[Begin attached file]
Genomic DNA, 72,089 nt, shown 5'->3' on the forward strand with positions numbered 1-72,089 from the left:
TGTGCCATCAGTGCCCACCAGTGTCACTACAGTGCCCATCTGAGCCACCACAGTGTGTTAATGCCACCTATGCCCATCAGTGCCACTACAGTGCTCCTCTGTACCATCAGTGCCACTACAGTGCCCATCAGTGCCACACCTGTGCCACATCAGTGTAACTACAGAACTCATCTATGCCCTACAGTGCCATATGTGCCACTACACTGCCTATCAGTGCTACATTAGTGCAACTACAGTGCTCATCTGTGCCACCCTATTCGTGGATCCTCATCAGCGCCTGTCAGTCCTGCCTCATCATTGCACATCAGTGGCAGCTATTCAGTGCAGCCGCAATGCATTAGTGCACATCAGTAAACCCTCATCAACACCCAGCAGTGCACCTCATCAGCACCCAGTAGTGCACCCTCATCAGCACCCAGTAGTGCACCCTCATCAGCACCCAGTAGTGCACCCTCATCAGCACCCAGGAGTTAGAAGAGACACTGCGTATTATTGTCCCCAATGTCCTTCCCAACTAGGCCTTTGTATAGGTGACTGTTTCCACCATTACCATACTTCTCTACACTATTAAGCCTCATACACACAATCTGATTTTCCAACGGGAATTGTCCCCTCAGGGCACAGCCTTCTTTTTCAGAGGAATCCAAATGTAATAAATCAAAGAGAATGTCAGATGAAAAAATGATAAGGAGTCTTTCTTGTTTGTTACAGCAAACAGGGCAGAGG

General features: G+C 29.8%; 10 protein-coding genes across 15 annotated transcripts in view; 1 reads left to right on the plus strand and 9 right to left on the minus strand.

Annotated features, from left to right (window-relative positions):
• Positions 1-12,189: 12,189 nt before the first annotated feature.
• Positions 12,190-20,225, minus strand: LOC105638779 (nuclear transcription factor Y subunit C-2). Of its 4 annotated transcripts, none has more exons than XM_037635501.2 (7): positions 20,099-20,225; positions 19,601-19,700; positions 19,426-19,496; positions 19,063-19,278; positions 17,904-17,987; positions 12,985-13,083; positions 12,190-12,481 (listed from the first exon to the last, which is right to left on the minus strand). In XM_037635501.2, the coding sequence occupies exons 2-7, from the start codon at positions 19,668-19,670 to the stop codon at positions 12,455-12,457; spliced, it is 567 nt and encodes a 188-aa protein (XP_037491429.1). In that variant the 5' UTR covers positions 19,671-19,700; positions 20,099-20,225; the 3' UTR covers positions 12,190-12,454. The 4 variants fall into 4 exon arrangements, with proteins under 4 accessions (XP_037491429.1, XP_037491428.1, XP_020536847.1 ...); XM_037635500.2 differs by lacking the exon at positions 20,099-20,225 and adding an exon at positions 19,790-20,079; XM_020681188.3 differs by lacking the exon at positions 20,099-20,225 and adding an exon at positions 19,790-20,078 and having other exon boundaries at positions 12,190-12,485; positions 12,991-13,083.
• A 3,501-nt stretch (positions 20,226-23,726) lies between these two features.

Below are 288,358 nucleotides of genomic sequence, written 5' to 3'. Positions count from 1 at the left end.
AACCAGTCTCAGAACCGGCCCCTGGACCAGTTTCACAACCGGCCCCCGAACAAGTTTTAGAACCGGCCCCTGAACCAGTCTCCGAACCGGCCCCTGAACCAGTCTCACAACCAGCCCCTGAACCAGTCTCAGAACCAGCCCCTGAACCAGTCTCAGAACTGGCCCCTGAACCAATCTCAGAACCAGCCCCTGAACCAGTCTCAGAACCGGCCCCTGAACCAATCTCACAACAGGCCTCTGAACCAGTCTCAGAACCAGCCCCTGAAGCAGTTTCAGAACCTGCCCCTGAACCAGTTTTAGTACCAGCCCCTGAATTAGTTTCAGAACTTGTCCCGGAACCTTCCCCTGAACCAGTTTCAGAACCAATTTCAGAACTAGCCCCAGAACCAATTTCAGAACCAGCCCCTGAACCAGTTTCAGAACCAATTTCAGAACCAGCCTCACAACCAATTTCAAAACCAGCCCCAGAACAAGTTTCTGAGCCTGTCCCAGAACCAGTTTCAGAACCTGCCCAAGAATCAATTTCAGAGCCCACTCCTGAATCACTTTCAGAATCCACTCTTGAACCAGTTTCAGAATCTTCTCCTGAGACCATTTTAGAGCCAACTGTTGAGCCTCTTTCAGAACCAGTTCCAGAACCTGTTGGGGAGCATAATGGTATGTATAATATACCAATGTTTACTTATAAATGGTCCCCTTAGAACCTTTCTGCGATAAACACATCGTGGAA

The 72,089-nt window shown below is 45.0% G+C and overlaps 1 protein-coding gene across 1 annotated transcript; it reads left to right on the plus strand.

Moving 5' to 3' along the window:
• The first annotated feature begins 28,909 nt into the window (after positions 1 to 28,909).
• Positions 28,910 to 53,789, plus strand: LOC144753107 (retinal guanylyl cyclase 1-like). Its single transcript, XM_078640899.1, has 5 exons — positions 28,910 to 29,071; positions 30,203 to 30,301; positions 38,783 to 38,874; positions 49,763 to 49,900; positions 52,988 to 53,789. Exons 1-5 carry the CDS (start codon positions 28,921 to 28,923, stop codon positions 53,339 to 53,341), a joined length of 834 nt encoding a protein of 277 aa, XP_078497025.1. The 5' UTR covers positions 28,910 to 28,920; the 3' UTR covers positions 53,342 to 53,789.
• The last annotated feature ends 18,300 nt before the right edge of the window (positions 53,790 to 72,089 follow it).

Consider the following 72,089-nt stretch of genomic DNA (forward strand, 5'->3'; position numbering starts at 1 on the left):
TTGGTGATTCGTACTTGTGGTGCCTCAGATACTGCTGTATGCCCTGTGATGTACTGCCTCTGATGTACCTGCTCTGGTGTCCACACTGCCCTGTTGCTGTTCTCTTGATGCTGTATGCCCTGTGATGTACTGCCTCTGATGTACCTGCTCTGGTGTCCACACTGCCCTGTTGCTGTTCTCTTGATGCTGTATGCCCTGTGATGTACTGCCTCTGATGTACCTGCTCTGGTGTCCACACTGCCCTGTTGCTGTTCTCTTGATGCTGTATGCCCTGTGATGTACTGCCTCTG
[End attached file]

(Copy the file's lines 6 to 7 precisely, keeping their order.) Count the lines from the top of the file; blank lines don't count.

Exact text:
• Positions 12,190-20,225, minus strand: LOC105638779 (nuclear transcription factor Y subunit C-2). Of its 4 annotated transcripts, none has more exons than XM_037635501.2 (7): positions 20,099-20,225; positions 19,601-19,700; positions 19,426-19,496; positions 19,063-19,278; positions 17,904-17,987; positions 12,985-13,083; positions 12,190-12,481 (listed from the first exon to the last, which is right to left on the minus strand). In XM_037635501.2, the coding sequence occupies exons 2-7, from the start codon at positions 19,668-19,670 to the stop codon at positions 12,455-12,457; spliced, it is 567 nt and encodes a 188-aa protein (XP_037491429.1). In that variant the 5' UTR covers positions 19,671-19,700; positions 20,099-20,225; the 3' UTR covers positions 12,190-12,454. The 4 variants fall into 4 exon arrangements, with proteins under 4 accessions (XP_037491429.1, XP_037491428.1, XP_020536847.1 ...); XM_037635500.2 differs by lacking the exon at positions 20,099-20,225 and adding an exon at positions 19,790-20,079; XM_020681188.3 differs by lacking the exon at positions 20,099-20,225 and adding an exon at positions 19,790-20,078 and having other exon boundaries at positions 12,190-12,485; positions 12,991-13,083.
• A 3,501-nt stretch (positions 20,226-23,726) lies between these two features.